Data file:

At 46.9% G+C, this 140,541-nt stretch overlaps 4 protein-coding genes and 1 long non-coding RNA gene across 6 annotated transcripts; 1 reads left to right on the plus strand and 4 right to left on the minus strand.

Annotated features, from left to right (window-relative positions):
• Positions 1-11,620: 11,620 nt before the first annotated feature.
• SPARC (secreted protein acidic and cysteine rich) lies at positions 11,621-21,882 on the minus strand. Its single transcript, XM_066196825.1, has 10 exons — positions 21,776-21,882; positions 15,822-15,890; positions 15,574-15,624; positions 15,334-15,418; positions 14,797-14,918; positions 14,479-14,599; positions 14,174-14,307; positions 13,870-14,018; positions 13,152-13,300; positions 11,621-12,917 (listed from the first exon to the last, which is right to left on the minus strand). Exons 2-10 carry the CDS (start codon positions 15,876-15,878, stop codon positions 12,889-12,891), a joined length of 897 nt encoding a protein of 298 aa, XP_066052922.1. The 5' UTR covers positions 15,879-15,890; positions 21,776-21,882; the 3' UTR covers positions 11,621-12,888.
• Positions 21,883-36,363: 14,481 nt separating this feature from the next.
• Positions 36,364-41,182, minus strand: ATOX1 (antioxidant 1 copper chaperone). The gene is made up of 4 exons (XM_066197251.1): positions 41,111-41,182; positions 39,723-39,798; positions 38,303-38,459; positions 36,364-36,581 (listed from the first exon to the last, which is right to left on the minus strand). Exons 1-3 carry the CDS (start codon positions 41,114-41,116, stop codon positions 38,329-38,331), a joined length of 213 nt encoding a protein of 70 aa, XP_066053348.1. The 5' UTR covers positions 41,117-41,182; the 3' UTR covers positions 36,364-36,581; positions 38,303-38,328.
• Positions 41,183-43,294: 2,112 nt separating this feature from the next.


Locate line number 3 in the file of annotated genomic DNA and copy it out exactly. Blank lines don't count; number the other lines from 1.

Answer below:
• Positions 1-11,620: 11,620 nt before the first annotated feature.